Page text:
- The dependency structure between packages must not contain cyclic dependencies. (http://www.objectmentor.com/resources/articles/granularity.pdf)
when applied to classes.
One of the PrinciplesOfObjectOrientedDesign
Hmm. Packages? What about classes?
Then again, you can get silly ...
I'm modeling a network. Nodes and links. Sure, I can abstract base classes from nodes and links so neither has direct knowledge of the other ... but this is without benefit. 1:1 cyclic dependencies are both natural and harmless.
Longer cycles than 2, however, are indeed the source of great confusion. There's a fair case to put, I think, that a class is
a cyclic dependency; certainly whenever I've found a >2ary cycle in a design, I've found a class ... -- PeterMerel
Different principle: Reduce cyclic dependencies as much as reasonable. I've found observers are often useful in doing this.
By the way, Lakos uses exactly this example, a directed graph with Nodes and Edges, showing how to factor out the physical cycle between the two classes. He takes it to quite some length: the first step, introducing a meta-class Graph that allows the physical cycle to be converted to a "in name only" cycle (pointers and references), this first step is reasonable, but by the time he completely refactors and introduces 3 more helper classes it looks silly. It's something like normalization in databases: you can do it completely, but few people ever do.
The database analogy is appropriate. "Graph" is really a relation between "Nodes" and "Edges"; the fact that a Node contains a list of Edges, and vice versa, is just an artifact of the implementation. Object oriented programming languages have improved support for objects, but have not much improved support for relations; object oriented and object relational database languages go further. There has been some work on implementing relations as a programming tool in object oriented languages. See, for example, Jiri Soukup: Data Structures as Objects, Dr Dobbs J., Oct. 1999. http://www.codefarms.com/
Anyway... if the relation is a separate object, then you eliminate the cyclic dependencies, physical and/or logical. Then pointers directly from Node to Edge, or vice versa, are just a performance optimization.
There are almost always cyclic dependencies between base (parent) and derived (child) classes when some functionality is in one and some in the other (e.g., where the base class has a pure abstract function).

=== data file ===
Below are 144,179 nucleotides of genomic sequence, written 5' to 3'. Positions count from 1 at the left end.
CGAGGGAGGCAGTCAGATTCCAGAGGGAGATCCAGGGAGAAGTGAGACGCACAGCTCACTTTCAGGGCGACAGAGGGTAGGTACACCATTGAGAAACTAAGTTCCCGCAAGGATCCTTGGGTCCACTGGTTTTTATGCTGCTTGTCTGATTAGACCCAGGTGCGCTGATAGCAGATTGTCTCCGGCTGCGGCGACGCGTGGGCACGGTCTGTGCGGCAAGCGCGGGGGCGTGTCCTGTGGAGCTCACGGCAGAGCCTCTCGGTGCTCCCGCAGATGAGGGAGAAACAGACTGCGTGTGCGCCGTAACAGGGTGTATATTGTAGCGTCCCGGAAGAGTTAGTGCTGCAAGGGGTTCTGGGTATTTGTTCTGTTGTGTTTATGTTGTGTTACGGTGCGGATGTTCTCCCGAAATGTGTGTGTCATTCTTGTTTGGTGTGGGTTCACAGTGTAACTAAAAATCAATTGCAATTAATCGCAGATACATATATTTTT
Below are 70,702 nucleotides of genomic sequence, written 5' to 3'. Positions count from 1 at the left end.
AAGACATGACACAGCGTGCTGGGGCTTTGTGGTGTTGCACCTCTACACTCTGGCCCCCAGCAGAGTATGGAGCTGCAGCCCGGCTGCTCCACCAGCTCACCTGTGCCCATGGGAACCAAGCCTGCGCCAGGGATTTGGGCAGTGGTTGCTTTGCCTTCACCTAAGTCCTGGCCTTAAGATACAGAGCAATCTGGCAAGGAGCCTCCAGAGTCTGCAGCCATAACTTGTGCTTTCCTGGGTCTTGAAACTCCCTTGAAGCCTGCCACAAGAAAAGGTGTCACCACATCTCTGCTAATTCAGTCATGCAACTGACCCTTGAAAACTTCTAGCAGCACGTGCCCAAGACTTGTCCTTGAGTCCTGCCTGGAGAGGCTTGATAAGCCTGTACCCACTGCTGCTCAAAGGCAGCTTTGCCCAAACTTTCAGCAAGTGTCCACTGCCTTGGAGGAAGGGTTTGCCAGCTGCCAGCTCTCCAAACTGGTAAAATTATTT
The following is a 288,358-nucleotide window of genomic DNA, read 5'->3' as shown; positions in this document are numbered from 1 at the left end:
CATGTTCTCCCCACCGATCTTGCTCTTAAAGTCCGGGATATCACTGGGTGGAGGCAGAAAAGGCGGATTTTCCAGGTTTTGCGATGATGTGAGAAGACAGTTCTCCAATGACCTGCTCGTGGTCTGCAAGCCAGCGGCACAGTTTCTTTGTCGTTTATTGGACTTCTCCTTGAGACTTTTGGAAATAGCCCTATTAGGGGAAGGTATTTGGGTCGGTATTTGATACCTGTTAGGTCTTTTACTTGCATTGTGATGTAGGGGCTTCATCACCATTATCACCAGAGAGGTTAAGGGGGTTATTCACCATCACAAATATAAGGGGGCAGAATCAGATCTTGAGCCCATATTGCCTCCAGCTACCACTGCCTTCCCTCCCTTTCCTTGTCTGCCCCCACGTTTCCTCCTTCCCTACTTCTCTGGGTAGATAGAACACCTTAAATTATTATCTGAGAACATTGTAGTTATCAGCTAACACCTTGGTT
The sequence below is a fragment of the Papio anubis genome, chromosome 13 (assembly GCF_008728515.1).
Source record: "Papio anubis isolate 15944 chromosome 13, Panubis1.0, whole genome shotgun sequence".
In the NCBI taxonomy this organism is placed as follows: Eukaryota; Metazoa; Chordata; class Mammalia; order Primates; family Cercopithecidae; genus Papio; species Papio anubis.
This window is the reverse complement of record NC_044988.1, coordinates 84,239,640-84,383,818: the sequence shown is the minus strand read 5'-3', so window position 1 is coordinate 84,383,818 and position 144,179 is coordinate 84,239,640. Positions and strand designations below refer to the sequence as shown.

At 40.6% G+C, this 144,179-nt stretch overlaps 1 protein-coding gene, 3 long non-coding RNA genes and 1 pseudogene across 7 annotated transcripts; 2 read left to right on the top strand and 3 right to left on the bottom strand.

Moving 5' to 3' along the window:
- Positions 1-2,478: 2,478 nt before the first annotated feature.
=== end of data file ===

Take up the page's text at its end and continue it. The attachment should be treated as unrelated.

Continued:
Perhaps we mean different things by the word dependency. What I mean is that a change to one may require a change to the other. So although it is possible to introduce implementation dependencies from a base class onto a derived class, I'd say that such dependencies are good refactoring candidates. Derived must depend on base, but the other way round, if appropriate, should be made explicit for maintainability's sake.
What Lakos is talking about is more like libraries.
Second known use: Shlaer and Mellor say the same thing for architectural layers (or whatever they call them).
Third known use: UnitTest
s depend on being able to verify some layer of software, then verify higher layers assuming the lower layers work. -- PaulChisholm
If the function calls another (non-stubbed) function, then it's not a unit test. To do a proper unit test, you must stub the functions it calls, so that you can take control of all inputs to the function. -- BenPope?
Oh, certainly agreed with regard to packages - all I'm saying is that it often also pays to apply this criterion to classes.
I ran head-on into this principle as part of a team developing a Windows App. Our maximal cycle consisted of 12 DLLs. In order to unit test any one of the 12, you had to load all 12. The cycles were not designed in, rather they crept in as a result of defect fixing during system integration. Eventually, the cycles were broken by ReFactoring
, use of DesignPatterns
, and paying attention to the LawOfDemeter
. -- KentSchnaith
This page is quite terse. At risk of being florid, and please refactor this away if it is redundant, the general principle here is that dependent entities should not be separated. If they are separated then they could be updated independently leading to breakage. This is the usual problem of coupling without cohesion. -- RichardHenderson
Use a tool to get the cyclic dependencies. In Java I'm testing Free tools: OptimalAdvisor?
) and JDepend (http://www.clarkware.com/software/JDepend.html